Korea to buy 90 more Taurus missiles from U.S.

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Korea to buy 90 more Taurus missiles from U.S.

In response to Pyongyang’s continued provocations, the South Korean Air Force will purchase more Taurus long-range air-to-surface missiles, said a military official Tuesday.

“At a time when North Korea’s nuclear and missile capabilities are becoming a reality,” the official said, “our targets have increased so we have decided to acquire 90 additional Taurus missiles.”

This is in addition to the 170 Taurus missiles that will be brought in and deployed to the Air Force in November, a first for an Asian country, the official added.

The Taurus, which can strike targets up to 500 kilometers (311 miles) away, will be able to target key buildings and facilities in Pyongyang if launched from Daegu, North Gyeongsang, where the F-15K Slam Eagle fighter jet air base is located. And if fired from near the military demarcation line between the two countries, this would put all of North Korea in range.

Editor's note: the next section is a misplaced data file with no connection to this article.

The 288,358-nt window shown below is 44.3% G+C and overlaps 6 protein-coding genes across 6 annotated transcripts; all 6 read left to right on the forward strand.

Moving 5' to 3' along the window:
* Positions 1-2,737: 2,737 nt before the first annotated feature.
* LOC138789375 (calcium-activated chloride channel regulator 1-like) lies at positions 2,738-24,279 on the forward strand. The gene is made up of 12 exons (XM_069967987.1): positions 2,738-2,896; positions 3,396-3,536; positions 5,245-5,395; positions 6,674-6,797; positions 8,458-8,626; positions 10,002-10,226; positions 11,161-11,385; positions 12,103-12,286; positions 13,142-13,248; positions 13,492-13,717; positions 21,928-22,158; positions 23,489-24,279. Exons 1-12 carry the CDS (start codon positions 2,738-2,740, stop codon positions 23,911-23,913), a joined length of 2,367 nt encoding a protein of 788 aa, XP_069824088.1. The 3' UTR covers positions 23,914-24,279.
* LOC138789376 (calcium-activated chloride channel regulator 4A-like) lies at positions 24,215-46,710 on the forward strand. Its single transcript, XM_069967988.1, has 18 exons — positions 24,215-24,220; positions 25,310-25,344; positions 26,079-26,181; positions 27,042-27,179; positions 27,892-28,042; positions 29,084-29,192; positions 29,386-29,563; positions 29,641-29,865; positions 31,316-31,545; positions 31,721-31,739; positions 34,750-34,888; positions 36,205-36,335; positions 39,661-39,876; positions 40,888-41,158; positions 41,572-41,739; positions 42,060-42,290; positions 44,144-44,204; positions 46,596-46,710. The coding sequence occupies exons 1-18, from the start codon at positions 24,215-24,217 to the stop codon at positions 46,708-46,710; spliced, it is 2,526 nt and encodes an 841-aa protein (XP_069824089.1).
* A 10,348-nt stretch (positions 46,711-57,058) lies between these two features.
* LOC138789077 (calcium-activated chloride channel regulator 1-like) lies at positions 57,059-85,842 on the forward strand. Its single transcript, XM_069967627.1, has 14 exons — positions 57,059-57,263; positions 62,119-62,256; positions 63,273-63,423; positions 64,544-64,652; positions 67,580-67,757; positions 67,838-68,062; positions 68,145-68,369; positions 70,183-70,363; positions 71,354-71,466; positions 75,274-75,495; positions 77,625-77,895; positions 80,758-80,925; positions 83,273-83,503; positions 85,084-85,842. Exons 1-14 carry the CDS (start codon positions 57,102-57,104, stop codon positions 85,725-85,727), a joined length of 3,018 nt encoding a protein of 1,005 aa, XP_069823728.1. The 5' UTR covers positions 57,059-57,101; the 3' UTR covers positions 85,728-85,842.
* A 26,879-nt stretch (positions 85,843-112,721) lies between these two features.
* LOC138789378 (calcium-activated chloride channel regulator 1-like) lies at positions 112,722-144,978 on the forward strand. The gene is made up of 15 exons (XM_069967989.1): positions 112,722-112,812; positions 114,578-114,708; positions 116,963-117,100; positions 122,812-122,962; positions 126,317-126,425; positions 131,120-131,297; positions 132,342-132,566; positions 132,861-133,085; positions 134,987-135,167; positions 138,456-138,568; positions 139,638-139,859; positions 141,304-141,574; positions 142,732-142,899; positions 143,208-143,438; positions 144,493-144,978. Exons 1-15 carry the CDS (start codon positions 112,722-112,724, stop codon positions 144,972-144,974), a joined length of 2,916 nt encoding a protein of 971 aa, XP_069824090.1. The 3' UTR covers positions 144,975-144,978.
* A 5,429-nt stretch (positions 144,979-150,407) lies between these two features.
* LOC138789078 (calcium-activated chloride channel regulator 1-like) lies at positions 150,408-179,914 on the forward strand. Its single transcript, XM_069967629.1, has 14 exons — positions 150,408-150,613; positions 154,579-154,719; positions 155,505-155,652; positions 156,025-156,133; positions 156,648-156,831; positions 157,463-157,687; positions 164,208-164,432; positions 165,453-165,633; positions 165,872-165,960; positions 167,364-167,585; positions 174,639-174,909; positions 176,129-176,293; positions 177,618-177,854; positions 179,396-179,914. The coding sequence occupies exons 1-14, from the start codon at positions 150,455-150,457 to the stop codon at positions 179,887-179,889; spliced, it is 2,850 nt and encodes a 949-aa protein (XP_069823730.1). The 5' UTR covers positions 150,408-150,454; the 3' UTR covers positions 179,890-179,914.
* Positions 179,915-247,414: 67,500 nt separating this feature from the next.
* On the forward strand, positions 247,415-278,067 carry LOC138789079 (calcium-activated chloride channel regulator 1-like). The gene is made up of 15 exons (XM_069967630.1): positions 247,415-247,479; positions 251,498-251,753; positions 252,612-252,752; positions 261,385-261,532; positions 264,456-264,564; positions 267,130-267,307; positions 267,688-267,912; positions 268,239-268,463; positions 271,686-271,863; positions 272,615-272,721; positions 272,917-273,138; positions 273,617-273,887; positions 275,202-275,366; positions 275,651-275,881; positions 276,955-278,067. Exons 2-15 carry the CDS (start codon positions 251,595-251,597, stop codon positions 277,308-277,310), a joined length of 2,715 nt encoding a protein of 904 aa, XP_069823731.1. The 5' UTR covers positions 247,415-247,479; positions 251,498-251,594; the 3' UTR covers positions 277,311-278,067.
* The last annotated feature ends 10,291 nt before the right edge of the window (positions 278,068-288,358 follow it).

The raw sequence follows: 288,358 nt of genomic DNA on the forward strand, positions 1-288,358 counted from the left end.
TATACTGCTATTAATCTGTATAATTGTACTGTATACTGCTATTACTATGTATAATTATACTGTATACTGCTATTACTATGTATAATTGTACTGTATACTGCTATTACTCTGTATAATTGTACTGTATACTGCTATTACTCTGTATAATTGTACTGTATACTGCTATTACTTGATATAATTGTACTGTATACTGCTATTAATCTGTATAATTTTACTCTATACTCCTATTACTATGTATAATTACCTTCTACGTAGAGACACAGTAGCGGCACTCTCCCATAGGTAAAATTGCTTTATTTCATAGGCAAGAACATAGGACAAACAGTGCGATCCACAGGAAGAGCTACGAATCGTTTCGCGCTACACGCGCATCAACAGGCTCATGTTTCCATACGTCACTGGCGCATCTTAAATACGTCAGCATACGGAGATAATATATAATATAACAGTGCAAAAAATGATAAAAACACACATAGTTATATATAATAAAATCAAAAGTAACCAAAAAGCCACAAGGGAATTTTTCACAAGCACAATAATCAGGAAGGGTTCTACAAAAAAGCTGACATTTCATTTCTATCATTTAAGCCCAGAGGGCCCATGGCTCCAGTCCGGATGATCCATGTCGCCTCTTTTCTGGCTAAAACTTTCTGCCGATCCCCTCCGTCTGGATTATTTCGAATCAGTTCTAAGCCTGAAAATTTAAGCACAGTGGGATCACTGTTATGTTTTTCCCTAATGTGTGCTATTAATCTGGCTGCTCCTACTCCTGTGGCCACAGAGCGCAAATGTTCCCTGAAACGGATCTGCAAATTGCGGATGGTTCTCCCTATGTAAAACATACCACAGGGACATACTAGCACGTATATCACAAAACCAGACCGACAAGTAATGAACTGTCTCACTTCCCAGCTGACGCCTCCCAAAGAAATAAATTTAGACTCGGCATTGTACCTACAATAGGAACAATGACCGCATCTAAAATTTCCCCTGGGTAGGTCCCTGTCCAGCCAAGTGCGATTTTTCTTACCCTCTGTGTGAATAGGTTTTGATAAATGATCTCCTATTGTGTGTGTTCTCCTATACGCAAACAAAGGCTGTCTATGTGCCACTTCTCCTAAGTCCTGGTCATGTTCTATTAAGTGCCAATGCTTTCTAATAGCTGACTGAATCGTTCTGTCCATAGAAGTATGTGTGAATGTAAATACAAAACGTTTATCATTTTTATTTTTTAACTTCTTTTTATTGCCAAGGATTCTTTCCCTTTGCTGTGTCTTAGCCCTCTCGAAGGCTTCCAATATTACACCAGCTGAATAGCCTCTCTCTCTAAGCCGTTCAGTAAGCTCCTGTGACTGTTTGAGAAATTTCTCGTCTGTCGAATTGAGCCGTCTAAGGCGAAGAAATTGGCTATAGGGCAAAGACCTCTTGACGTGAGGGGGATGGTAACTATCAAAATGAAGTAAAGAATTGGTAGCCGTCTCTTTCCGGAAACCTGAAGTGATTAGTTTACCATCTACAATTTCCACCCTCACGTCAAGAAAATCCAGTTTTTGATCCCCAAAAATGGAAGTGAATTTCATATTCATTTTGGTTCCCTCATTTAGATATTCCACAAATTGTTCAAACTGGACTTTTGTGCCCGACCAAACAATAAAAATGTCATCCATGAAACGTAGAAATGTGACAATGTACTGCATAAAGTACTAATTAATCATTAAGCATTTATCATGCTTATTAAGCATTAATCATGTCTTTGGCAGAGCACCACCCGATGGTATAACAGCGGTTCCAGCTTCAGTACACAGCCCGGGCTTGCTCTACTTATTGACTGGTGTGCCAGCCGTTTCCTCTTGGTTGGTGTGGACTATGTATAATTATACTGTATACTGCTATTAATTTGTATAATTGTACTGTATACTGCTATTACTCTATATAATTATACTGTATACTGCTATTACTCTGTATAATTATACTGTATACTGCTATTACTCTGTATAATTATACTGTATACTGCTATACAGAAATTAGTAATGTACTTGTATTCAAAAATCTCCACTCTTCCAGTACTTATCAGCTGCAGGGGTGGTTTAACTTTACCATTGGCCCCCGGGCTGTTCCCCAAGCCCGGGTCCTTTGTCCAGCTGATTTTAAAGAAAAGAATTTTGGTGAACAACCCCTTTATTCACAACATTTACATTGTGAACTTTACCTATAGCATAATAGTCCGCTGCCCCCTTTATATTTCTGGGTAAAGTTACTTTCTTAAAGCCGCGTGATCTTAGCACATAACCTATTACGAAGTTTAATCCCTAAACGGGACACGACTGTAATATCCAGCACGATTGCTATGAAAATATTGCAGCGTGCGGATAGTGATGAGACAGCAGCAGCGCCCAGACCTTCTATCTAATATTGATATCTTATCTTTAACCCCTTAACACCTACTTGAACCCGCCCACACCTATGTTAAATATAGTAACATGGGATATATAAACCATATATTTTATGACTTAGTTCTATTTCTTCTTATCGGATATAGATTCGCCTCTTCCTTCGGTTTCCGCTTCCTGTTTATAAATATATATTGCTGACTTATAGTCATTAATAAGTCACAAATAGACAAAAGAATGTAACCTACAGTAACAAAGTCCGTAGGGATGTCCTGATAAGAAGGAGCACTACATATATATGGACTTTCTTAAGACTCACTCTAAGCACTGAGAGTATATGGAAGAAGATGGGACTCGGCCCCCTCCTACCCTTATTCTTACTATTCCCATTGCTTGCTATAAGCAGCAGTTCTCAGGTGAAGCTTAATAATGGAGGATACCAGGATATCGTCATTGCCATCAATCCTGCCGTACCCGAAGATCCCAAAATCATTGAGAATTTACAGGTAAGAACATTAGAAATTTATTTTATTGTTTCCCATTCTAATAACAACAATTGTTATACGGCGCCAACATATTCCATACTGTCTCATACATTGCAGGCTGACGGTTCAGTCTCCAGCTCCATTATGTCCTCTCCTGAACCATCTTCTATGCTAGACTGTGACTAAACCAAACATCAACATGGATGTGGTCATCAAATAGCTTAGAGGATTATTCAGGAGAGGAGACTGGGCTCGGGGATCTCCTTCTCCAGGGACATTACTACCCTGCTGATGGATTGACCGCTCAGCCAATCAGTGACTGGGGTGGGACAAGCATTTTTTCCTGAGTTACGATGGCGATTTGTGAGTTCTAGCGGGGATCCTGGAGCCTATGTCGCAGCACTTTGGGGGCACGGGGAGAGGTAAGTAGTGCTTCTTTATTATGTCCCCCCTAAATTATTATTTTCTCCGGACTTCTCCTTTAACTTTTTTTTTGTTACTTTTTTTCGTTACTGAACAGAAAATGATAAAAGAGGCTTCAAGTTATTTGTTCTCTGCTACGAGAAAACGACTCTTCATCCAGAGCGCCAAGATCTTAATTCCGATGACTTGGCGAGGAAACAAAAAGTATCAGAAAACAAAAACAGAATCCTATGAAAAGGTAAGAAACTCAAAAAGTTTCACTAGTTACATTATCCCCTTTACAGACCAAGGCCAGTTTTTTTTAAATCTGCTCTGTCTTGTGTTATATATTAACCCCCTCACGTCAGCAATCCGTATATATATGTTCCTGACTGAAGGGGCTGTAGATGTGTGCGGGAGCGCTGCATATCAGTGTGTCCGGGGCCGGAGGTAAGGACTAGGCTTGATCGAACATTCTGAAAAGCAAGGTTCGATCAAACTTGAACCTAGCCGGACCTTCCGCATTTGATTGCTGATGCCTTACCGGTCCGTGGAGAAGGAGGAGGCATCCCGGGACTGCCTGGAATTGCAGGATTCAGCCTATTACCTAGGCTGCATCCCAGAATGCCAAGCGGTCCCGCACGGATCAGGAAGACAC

This makes striking strategic targets in the North possible without having to enter North Korean airspace, which is a significant tactical advantage, as the country is strong in antiaircraft assets.

The high precision cruise missile, manufactured by Swedish-German venture Taurus Systems, can detect and trace its target using a GPS retriever, image based navigation (IBN) sensors and terrain referenced navigation (TRN). It can also send images of the target through its high-resolution thermographic camera prior to attack. The Taurus has been shown to have an extremely high accuracy rate.

It is capable of penetrating up to six meters (19.7 feet) of reinforced concrete using its multiple warhead system.

The missile has a length of 5.1 meters and weighs 1,400 tons, with a warhead that weights 480 kilograms (1058 pounds). It has stealth capabilities to evade enemy radar and can fly as low as 50 meters at a speed of Mach 0.95 (729 miles per hour). The military is also looking into acquiring a small diameter bomb II, or SDB-II, in response to North Korea’s transporter erector launcher (TEL), or mobile missile launcher.

The SDB-II, which can be fired from an F-15K fighter, is capable of striking moving targets over 60 kilometers away, regardless of weather. It is manufactured by American defense manufacturer Raytheon.

The military official said, “This is a very new weapon that the U.S. Air Force also recently deployed.”

BY JEONG YONG-SOO, SARAH KIM [kim.sarah@joongang.co.kr]
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